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Browsing named entities in a specific section of Rebellion Record: a Diary of American Events: Documents and Narratives, Volume 7. (ed. Frank Moore). Search the whole document.

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United States (United States) (search for this): chapter 108
defeat, and that, whether in victory or defeat, our humble supplications are due at his footstool. Now, therefore, I, Jefferson Davis, President of these confederate States, do issue this, my proclamation, setting apart Friday, the twenty-first day of August ensuing, as a day of fasting, humiliation, and prayer; and I do hereby invite the people of the confederate States to repair on that day to their respective places of public worship, and to unite in supplication for the favor and protection of that God who has hitherto conducted us safely through all the dangers that environed us. seal.In, faith whereof, I have hereunto set my hand and the seal o safely through all the dangers that environed us. seal.In, faith whereof, I have hereunto set my hand and the seal of the confederate States, at Richmond, this twenty-fifth day of July, in the year of our Lord one thousand eight hundred and sixty-three. By the President: Jefferson Davis. J. P. Benjamin, Secretary of State.
Doc. 106.-Proclamation of Jefferson Davis. July 25TH, 1863. Again do I call upon the people of the Confederacy — a people who believe that the Lord reigneth and that his overruling providence ordereth all things — to unite in prayer and humble submission under his chastening hand, and to beseech his favor on our suffering country. It is meet that when trials and reverses befall us we should seek to take home to our hearts and consciences the lessons which they teach, and profit by the self-examination for which they prepare us. Had not our successes on land and sea made us self-confident and forgetful of our reliance on him; had not love of lucre eaten like a gangrene into the very heart of the land, converting too many among us into worshippers of gain and rendering them unmindful of their duty to their country, to their fellow-men, and to their God--who then will presume to complain that we have been chastened or to despair of our just cause and the protection of our he
Jefferson Davis (search for this): chapter 108
Doc. 106.-Proclamation of Jefferson Davis. July 25TH, 1863. Again do I call upon the people of the Confederacy — a people who believe that the Lord reigneth and that his overruling providence ordereth all things — to unite in prayer and humble submission under his chastening hand, and to beseech his favor on our sufferinge, come the anguish and sufferings of defeat, and that, whether in victory or defeat, our humble supplications are due at his footstool. Now, therefore, I, Jefferson Davis, President of these confederate States, do issue this, my proclamation, setting apart Friday, the twenty-first day of August ensuing, as a day of fasting, hums safely through all the dangers that environed us. seal.In, faith whereof, I have hereunto set my hand and the seal of the confederate States, at Richmond, this twenty-fifth day of July, in the year of our Lord one thousand eight hundred and sixty-three. By the President: Jefferson Davis. J. P. Benjamin, Secretary of State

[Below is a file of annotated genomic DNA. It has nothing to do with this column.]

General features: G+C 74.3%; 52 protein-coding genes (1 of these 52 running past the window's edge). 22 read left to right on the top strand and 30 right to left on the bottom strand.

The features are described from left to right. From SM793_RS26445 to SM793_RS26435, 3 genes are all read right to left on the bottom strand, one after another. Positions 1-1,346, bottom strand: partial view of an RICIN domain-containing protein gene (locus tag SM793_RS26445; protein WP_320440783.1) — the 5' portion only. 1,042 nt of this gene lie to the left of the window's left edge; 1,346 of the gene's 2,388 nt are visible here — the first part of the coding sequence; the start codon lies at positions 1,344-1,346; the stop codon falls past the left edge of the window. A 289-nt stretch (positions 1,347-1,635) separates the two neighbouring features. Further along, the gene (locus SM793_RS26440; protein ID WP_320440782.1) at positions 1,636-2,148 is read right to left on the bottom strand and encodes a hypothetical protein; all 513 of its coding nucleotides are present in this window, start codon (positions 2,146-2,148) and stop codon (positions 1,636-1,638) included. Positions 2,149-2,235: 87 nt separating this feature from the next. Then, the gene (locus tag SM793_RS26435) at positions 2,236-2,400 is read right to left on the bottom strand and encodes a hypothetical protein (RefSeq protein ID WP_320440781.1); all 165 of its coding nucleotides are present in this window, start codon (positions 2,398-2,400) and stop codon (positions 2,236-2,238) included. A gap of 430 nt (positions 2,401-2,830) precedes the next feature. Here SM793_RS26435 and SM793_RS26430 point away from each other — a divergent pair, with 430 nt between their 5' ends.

J. P. Benjamin (search for this): chapter 108
, are due the honor and the glory of victory; that from him, in his paternal providence, come the anguish and sufferings of defeat, and that, whether in victory or defeat, our humble supplications are due at his footstool. Now, therefore, I, Jefferson Davis, President of these confederate States, do issue this, my proclamation, setting apart Friday, the twenty-first day of August ensuing, as a day of fasting, humiliation, and prayer; and I do hereby invite the people of the confederate States to repair on that day to their respective places of public worship, and to unite in supplication for the favor and protection of that God who has hitherto conducted us safely through all the dangers that environed us. seal.In, faith whereof, I have hereunto set my hand and the seal of the confederate States, at Richmond, this twenty-fifth day of July, in the year of our Lord one thousand eight hundred and sixty-three. By the President: Jefferson Davis. J. P. Benjamin, Secretary of State.